The words alms and donation have different connotations in our lives.
While driving we come across street urchins at the traffic lights. They look miserable, they knock on the windowpane and ask for help. We sometimes hand over some money, to help them marginally, we call that as alms. Sometimes we act out of kindness and on other times to get over the feeling of guilt. The guilt, because they are part of our society and our economy has not alleviated them out of the abject poverty – they don’t have food, shelter, or clothing, leave aside the loftier goals such as education and jobs.
Donation is financial help for a goal. The first example of donation which comes to my mind is ‘Scholarship.’ The second example would be like the financial help provided to the marginal farmers, when their crop fails due to floods or draught.
Both alms and donation are charities, but the first is normally looked down upon, because the giver is not doing anything to change the lives of the needy. He in a way is making the needy a destitute, who in most cases be ever after dependent on alms. The second charity is meant to provide succour through education, medical treatment, employment, soft loans, rehabilitation etc.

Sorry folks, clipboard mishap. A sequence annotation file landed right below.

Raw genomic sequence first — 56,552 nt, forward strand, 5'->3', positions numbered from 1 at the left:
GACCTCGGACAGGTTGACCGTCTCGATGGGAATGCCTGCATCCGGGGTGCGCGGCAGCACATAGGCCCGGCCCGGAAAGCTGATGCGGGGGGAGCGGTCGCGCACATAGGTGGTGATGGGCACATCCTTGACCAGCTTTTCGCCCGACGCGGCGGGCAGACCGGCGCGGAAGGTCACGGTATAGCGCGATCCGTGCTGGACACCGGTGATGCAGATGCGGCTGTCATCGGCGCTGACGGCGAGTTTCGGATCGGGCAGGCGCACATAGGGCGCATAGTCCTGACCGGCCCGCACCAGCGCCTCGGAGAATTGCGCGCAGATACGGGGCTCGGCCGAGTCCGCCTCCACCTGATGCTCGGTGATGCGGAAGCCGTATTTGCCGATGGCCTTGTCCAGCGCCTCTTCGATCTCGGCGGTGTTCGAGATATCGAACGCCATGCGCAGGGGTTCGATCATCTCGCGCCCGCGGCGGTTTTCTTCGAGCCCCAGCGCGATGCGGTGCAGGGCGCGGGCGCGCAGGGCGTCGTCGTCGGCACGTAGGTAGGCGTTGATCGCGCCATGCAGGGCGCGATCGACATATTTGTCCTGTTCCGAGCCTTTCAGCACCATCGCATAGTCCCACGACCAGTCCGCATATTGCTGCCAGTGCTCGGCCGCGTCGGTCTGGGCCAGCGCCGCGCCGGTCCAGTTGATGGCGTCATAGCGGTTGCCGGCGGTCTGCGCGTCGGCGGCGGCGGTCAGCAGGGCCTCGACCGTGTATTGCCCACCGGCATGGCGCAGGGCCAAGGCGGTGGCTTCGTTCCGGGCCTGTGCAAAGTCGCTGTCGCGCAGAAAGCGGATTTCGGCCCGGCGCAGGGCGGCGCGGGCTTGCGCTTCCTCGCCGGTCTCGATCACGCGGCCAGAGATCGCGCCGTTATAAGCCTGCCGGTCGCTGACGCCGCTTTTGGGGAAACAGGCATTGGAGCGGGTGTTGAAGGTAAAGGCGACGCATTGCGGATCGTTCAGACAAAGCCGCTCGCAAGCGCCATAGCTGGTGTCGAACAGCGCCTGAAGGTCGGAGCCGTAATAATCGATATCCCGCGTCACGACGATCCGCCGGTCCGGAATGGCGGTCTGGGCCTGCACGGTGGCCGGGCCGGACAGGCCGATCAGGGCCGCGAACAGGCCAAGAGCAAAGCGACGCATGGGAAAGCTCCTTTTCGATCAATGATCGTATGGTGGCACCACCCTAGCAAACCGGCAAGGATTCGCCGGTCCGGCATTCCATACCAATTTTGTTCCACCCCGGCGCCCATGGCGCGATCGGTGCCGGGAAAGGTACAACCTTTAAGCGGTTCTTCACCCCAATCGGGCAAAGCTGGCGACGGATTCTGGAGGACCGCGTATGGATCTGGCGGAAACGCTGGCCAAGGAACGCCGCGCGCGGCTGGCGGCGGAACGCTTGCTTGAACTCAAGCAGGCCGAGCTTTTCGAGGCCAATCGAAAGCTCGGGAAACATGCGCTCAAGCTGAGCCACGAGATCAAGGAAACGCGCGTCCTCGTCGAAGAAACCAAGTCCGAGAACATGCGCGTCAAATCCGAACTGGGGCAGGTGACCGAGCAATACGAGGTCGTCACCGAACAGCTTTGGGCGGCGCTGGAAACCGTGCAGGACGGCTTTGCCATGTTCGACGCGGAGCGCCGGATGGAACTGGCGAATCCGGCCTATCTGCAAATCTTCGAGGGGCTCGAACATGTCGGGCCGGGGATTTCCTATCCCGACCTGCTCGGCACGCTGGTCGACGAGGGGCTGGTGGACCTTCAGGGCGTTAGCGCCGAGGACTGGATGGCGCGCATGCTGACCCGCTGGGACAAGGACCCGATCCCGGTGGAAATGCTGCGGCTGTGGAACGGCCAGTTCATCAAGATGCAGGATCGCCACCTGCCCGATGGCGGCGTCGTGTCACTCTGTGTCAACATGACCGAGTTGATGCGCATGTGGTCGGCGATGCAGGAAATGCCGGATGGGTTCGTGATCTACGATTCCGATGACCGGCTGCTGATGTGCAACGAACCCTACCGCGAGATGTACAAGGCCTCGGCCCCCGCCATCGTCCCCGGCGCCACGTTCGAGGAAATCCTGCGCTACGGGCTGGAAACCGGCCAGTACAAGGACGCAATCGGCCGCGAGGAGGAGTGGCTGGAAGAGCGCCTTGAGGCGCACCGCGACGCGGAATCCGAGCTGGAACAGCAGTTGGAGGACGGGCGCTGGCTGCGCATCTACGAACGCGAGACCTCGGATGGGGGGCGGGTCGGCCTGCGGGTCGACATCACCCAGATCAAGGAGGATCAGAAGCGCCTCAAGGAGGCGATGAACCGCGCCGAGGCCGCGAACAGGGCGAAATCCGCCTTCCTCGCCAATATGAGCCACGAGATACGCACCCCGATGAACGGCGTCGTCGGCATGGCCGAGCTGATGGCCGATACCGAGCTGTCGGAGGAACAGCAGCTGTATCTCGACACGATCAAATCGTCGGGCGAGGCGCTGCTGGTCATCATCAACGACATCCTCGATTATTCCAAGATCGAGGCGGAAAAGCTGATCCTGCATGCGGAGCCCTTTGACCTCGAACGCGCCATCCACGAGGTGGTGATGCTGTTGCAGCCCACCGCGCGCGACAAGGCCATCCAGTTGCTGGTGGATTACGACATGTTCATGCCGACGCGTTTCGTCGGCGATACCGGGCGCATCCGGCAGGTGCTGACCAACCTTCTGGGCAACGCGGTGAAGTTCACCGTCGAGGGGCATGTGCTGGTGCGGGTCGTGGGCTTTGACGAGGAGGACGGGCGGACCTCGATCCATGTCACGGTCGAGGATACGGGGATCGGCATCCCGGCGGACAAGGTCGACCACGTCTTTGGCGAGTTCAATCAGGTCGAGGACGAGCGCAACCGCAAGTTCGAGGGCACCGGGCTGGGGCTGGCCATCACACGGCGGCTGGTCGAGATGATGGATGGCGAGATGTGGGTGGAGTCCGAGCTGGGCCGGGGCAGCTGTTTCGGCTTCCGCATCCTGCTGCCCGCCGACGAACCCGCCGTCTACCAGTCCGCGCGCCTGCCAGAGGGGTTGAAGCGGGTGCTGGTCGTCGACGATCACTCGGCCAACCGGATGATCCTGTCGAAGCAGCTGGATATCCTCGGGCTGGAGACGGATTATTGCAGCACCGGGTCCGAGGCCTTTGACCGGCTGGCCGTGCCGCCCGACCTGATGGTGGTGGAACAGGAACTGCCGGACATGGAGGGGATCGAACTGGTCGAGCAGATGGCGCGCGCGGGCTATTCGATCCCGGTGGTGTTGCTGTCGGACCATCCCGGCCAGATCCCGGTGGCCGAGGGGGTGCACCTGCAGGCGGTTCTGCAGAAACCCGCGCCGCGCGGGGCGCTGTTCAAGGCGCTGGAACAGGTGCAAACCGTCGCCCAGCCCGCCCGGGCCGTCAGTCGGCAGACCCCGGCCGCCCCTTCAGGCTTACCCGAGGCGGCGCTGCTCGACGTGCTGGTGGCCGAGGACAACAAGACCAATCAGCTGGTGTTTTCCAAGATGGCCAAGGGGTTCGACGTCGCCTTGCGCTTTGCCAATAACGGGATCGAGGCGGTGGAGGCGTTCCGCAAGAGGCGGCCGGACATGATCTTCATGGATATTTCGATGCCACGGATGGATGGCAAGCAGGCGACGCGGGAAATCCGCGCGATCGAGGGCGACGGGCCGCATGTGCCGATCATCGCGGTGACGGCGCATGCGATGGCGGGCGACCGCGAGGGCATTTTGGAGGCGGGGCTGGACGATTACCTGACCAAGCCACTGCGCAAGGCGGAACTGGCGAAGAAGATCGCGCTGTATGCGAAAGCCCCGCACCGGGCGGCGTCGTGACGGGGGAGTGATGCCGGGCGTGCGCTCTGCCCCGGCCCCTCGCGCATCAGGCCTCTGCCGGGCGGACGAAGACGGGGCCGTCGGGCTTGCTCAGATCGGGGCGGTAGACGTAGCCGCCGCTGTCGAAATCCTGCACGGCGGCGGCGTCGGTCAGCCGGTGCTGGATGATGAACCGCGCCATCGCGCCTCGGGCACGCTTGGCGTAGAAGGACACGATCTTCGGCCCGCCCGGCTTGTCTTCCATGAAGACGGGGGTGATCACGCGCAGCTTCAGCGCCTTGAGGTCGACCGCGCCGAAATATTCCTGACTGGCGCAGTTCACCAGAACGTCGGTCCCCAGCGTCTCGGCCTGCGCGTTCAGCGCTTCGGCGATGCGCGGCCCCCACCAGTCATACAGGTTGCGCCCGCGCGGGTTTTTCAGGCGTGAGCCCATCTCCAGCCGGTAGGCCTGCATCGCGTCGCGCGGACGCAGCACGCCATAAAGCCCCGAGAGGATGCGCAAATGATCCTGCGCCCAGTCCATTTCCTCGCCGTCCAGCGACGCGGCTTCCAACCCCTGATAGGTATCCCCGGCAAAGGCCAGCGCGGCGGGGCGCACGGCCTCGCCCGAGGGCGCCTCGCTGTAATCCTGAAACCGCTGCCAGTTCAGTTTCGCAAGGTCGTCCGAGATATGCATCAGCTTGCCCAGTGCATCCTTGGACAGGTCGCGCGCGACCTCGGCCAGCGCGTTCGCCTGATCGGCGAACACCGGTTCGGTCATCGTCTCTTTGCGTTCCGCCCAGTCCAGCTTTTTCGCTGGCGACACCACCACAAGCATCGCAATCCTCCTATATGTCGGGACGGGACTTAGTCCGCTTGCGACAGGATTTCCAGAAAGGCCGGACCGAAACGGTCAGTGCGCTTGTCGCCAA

Sometimes the cases overlap, the alms can provide a crucial help to a noble soul; or the lot of the receiver may remain the same, he may become dependent on donations.
A Buddha bhikshuk would spend all his time in meditation, teaching and helping others. He would go to a house and knock at the door for alms(bhiksha). If the owner gives him something, then he would eat that day, otherwise he would go hungry, he wouldn’t knock on another door. There are cases when alms have helped people to change their lives, specially at times like a catastrophe, war, or partition.
In a few cases the receivers of donations have become complacent, they have stopped to try their best. Probably they would have done better if they had not received the donations.
Personally I feel both alms as well as donations should be given.